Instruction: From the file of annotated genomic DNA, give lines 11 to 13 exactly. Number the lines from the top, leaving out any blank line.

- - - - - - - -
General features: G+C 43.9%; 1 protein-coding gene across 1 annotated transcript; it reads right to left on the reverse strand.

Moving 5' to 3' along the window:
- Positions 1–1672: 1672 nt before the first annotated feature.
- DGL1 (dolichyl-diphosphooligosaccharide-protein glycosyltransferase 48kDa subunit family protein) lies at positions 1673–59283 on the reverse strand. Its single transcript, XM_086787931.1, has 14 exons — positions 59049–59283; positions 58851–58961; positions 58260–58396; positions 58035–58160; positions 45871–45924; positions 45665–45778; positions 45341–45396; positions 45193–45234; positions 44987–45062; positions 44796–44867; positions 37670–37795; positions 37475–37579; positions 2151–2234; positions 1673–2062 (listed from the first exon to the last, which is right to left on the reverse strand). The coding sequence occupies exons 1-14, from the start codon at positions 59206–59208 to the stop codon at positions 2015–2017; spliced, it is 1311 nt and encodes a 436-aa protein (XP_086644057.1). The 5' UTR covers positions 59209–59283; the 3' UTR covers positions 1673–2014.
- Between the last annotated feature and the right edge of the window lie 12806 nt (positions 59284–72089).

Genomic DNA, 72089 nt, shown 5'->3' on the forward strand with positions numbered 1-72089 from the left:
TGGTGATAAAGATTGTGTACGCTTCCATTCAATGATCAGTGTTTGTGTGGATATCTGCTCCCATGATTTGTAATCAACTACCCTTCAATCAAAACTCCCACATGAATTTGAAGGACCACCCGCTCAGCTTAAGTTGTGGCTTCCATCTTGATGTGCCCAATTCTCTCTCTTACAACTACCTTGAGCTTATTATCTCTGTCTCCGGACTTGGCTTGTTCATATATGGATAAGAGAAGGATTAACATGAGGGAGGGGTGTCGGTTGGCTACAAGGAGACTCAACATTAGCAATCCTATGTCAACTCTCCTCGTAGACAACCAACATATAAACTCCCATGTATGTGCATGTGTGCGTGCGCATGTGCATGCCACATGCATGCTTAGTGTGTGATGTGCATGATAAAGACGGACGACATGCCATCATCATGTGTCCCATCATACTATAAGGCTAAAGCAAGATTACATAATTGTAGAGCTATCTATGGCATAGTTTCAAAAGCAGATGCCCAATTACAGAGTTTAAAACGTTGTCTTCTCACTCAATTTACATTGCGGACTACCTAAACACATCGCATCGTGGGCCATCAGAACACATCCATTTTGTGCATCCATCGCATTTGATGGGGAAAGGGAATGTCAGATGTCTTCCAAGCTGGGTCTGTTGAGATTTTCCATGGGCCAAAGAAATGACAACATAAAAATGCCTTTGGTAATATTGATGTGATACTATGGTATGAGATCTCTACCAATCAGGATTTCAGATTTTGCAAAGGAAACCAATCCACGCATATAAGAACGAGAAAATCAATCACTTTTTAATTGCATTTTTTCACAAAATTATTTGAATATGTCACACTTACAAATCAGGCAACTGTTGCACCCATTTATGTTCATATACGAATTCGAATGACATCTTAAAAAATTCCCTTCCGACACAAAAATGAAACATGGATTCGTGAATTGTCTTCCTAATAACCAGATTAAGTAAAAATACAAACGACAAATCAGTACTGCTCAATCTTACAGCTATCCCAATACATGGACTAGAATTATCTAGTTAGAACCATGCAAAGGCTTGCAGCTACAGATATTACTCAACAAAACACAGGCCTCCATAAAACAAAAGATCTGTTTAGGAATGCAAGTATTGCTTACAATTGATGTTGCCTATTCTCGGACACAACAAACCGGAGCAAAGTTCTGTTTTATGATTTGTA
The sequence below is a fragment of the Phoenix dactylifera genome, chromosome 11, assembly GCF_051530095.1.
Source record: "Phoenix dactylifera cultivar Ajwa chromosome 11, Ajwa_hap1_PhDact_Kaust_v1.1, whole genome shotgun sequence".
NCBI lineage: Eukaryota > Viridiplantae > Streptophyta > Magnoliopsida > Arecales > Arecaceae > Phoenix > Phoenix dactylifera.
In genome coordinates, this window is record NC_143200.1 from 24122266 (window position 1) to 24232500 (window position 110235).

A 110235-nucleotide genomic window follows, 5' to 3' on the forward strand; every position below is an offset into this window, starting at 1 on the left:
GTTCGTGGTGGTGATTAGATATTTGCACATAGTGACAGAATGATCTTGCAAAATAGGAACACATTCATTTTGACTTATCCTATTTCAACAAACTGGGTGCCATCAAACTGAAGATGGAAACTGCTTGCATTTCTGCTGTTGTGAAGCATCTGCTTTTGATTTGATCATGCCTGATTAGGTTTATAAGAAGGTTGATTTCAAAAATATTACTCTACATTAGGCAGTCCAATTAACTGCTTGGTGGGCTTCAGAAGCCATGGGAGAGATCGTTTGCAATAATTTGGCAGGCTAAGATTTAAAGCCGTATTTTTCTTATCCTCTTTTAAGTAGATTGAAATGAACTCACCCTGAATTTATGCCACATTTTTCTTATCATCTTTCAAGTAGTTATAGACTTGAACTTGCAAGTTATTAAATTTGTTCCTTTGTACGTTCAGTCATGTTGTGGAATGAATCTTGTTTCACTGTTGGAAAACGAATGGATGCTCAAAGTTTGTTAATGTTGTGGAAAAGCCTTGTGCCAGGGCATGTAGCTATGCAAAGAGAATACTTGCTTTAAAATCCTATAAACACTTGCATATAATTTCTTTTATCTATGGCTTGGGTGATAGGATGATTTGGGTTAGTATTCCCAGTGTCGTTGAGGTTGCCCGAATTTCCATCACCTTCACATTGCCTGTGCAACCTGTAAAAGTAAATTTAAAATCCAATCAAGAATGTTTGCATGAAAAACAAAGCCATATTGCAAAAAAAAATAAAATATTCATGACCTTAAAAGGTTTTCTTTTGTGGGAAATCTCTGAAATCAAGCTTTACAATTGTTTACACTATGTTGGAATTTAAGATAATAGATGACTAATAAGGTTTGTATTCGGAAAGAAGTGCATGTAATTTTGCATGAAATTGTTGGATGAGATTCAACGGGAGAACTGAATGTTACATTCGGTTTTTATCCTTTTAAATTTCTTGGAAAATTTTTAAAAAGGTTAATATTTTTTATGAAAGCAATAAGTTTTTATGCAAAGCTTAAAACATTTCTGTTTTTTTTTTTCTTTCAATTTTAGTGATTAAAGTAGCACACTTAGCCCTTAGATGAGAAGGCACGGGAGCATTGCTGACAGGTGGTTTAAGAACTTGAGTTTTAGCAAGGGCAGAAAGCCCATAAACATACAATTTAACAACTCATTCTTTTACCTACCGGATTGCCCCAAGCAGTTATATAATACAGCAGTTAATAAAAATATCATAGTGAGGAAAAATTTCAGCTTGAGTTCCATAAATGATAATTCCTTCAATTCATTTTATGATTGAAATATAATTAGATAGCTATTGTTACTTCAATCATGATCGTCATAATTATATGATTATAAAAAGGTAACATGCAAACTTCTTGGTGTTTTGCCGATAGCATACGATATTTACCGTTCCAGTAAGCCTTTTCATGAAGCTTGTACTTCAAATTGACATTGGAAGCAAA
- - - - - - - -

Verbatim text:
In genome coordinates, this window is record NC_143200.1 from 24122266 (window position 1) to 24232500 (window position 110235).

A 110235-nucleotide genomic window follows, 5' to 3' on the forward strand; every position below is an offset into this window, starting at 1 on the left:
GTTCGTGGTGGTGATTAGATATTTGCACATAGTGACAGAATGATCTTGCAAAATAGGAACACATTCATTTTGACTTATCCTATTTCAACAAACTGGGTGCCATCAAACTGAAGATGGAAACTGCTTGCATTTCTGCTGTTGTGAAGCATCTGCTTTTGATTTGATCATGCCTGATTAGGTTTATAAGAAGGTTGATTTCAAAAATATTACTCTACATTAGGCAGTCCAATTAACTGCTTGGTGGGCTTCAGAAGCCATGGGAGAGATCGTTTGCAATAATTTGGCAGGCTAAGATTTAAAGCCGTATTTTTCTTATCCTCTTTTAAGTAGATTGAAATGAACTCACCCTGAATTTATGCCACATTTTTCTTATCATCTTTCAAGTAGTTATAGACTTGAACTTGCAAGTTATTAAATTTGTTCCTTTGTACGTTCAGTCATGTTGTGGAATGAATCTTGTTTCACTGTTGGAAAACGAATGGATGCTCAAAGTTTGTTAATGTTGTGGAAAAGCCTTGTGCCAGGGCATGTAGCTATGCAAAGAGAATACTTGCTTTAAAATCCTATAAACACTTGCATATAATTTCTTTTATCTATGGCTTGGGTGATAGGATGATTTGGGTTAGTATTCCCAGTGTCGTTGAGGTTGCCCGAATTTCCATCACCTTCACATTGCCTGTGCAACCTGTAAAAGTAAATTTAAAATCCAATCAAGAATGTTTGCATGAAAAACAAAGCCATATTGCAAAAAAAAATAAAATATTCATGACCTTAAAAGGTTTTCTTTTGTGGGAAATCTCTGAAATCAAGCTTTACAATTGTTTACACTATGTTGGAATTTAAGATAATAGATGACTAATAAGGTTTGTATTCGGAAAGAAGTGCATGTAATTTTGCATGAAATTGTTGGATGAGATTCAACGGGAGAACTGAATGTTACATTCGGTTTTTATCCTTTTAAATTTCTTGGAAAATTTTTAAAAAGGTTAATATTTTTTATGAAAGCAATAAGTTTTTATGCAAAGCTTAAAACATTTCTGTTTTTTTTTTTCTTTCAATTTTAGTGATTAAAGTAGCACACTTAGCCCTTAGATGAGAAGGCACGGGAGCATTGCTGACAGGTGGTTTAAGAACTTGAGTTTTAGCAAGGGCAGAAAGCCCATAAACATACAATTTAACAACTCATTCTTTTACCTACCGGATTGCCCCAAGCAGTTATATAATACAGCAGTTAATAAAAATATCATAGTGAGGAAAAATTTCAGCTTGAGTTCCATAAATGATAATTCCTTCAATTCATTTTATGATTGAAATATAATTAGATAGCTATTGTTACTTCAATCATGATCGTCATAATTATATGATTATAAAAAGGTAACATGCAAACTTCTTGGTGTTTTGCCGATAGCATACGATATTTACCGTTCCAGTAAGCCTTTTCATGAAGCTTGTACTTCAAATTGACATTGGAAGCAAA